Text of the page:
NOTE: The server can be configured for just key based authentication OR for key and password both. The latter is less common and is generally used in 2 factor authentication scenarios.

If installed on Win7, executables will likely be located at 'C:\Program Files (x86)\OpenSSH\bin'; open the command shell, navigate to the bin directory and run desired exe's.

Show a server's host key fingerprint:#

ssh-keygen -E md5 -lf <(ssh-keyscan hostname 2>/dev/null)
#the -E is used to specify the hash algorithm

Generate new key#

...where you will be asked for filename. It will be written to openssh bin directory and both the private and public key will be created, where the public key will have a .pub extension

ssh-keygen -t rsa -b 2048 -C "keyname" -N c048abd94184ef9172f8fe507b06de65
# leave off the passphrase if you don't want the key to have one
# you will be prompted with a default location the key files will be written, and the option to specify the path.
# 2 files will be created: the private key file and the public one.

Setup client and server for key based user authentication#

# Client (SSH, SCP, or SFTP) needs to be configured to use the private key for authentication (method depends on client).
# On server, public key needs to be appended to the file /home/<username>/.ssh/authorized_keys

Convert source openssh public key file to IETF SECSH format#

Conversion will be printed to screen and will need to be pasted into text file. Note that you do not have to keep the comment section of the key.

ssh-keygen.exe -e -f

If the key is generated with a passphrase, the passphrase will be requested by the client when you go to login

List the fingerprint of a previously-generated private or public key:#

#to use md5 for the hashing function:
ssh-keygen -E md5 -lf keyfilepath
#to use the installed ssh-keygen default for the hashing function:
ssh-keygen -lf keyfilepath
#to use sha1 as the hashing function:
ssh-keygen -E sha1 -lf keyfilepath

Regarding RoboFTP SSH key support#

The key export function exports keys in the openSSH format * in many cases you will need to export to IETF format to make importable

Good SSH keys fundamentals info# SSH keys always come in pairs, one private and the other public. The private key is known only to you and it should be safely guarded. By contrast, the public key can be shared freely with any SSH server to which you would like to connect.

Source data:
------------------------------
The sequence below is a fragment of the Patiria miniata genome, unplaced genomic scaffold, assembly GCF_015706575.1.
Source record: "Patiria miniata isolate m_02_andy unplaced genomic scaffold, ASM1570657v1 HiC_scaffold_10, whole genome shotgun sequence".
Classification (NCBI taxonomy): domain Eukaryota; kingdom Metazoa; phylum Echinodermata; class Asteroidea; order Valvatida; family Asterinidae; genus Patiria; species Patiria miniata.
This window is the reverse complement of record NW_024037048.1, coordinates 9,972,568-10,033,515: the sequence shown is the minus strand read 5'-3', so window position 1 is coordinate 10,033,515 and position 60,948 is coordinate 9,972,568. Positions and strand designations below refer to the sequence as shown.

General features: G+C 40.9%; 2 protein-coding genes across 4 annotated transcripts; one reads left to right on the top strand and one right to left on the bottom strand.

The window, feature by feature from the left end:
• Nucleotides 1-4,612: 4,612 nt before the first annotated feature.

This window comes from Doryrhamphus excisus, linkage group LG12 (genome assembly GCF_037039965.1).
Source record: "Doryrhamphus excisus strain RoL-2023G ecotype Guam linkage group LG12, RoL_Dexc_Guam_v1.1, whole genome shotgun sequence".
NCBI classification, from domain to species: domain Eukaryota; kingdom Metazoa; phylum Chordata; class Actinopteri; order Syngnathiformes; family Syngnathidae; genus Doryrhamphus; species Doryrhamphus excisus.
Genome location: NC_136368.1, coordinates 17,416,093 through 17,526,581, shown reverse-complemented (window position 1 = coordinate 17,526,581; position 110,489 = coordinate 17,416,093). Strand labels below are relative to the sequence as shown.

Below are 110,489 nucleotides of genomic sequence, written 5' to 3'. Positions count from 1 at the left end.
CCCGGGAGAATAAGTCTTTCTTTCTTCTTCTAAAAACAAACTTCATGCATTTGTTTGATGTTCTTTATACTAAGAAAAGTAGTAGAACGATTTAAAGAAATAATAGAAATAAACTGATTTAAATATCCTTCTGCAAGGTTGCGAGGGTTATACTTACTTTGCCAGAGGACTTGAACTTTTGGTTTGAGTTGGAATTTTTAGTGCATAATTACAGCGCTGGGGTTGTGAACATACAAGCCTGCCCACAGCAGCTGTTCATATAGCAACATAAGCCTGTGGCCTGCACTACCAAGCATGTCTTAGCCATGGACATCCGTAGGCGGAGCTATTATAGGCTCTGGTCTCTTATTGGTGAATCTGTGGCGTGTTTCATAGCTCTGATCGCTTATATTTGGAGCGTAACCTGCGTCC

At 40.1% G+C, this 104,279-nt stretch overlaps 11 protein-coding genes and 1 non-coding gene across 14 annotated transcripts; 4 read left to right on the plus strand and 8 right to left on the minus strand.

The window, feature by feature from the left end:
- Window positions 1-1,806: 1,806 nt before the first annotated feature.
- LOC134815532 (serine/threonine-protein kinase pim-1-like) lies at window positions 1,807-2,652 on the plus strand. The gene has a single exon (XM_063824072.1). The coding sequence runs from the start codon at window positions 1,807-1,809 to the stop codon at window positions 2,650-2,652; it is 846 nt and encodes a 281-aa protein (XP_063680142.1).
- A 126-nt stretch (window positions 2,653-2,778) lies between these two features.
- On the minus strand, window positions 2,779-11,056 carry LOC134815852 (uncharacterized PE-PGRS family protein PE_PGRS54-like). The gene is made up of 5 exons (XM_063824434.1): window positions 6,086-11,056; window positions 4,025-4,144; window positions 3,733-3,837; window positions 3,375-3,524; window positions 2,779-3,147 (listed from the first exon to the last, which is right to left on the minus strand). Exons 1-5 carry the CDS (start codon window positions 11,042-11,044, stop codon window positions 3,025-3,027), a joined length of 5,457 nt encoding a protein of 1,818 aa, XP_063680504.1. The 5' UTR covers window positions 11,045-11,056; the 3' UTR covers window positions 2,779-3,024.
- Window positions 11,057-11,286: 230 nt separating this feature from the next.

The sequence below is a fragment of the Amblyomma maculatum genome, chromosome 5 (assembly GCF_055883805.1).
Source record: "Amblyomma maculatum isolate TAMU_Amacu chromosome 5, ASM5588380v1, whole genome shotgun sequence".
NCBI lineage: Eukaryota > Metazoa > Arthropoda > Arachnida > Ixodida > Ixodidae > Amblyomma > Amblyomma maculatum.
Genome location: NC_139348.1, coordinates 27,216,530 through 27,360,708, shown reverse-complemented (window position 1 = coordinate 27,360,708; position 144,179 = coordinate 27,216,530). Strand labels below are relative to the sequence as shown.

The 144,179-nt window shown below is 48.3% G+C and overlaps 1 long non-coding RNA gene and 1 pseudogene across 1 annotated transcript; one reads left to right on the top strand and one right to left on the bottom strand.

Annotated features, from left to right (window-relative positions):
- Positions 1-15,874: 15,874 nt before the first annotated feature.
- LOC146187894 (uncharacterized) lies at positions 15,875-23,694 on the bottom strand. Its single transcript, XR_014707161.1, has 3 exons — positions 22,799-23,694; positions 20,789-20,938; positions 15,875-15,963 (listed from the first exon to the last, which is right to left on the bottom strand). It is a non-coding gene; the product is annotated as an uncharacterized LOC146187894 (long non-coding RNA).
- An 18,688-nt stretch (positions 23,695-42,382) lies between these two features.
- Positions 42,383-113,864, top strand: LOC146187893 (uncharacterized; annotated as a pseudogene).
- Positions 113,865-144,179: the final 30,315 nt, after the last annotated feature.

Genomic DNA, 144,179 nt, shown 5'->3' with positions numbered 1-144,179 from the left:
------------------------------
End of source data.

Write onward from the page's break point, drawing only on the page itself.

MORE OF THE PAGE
When an SSH server has your public key on file and sees you requesting a connection, it uses your public key to construct and send you a challenge. This challenge is like a coded message and it must be met with the appropriate response before the server will grant you access. What makes this coded message particularly secure is that it can only be understood by someone with the private key. While the public key can be used to encrypt the message, it cannot be used to decrypt that very same message. Only you, the holder of the private key, will be able to correctly understand the challenge and produce the correct response.

This challenge-response phase happens behind the scenes and is invisible to the user. As long as you hold the private key, which is typically stored in the ~/.ssh/ directory, your SSH client should be able to reply with the appropriate response to the server.

Because private keys are considered sensitive information, they are often stored on disk in an encrypted form. In this case, when the private key is required, a passphrase must first be entered in order to decrypt it. While this might superficially appear the same as entering a login password on the SSH server, it is only used to decrypt the private key on the local system. This passphrase is not, and should not, be transmitted over the network.

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